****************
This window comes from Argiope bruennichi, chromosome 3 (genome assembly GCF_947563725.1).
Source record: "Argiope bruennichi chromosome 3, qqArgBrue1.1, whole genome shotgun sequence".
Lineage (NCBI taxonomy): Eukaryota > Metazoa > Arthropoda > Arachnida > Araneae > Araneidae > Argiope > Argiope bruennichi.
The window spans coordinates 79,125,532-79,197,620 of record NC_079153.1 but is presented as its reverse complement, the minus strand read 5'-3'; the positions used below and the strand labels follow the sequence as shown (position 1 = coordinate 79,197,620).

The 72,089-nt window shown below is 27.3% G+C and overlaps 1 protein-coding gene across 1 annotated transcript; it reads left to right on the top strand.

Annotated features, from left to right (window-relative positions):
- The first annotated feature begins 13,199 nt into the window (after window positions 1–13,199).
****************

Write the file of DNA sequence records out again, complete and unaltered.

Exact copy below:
This window comes from Argiope bruennichi, chromosome 3 (genome assembly GCF_947563725.1).
Source record: "Argiope bruennichi chromosome 3, qqArgBrue1.1, whole genome shotgun sequence".
Lineage (NCBI taxonomy): Eukaryota > Metazoa > Arthropoda > Arachnida > Araneae > Araneidae > Argiope > Argiope bruennichi.
The window spans coordinates 79,125,532-79,197,620 of record NC_079153.1 but is presented as its reverse complement, the minus strand read 5'-3'; the positions used below and the strand labels follow the sequence as shown (position 1 = coordinate 79,197,620).

The 72,089-nt window shown below is 27.3% G+C and overlaps 1 protein-coding gene across 1 annotated transcript; it reads left to right on the top strand.

Annotated features, from left to right (window-relative positions):
- The first annotated feature begins 13,199 nt into the window (after window positions 1–13,199).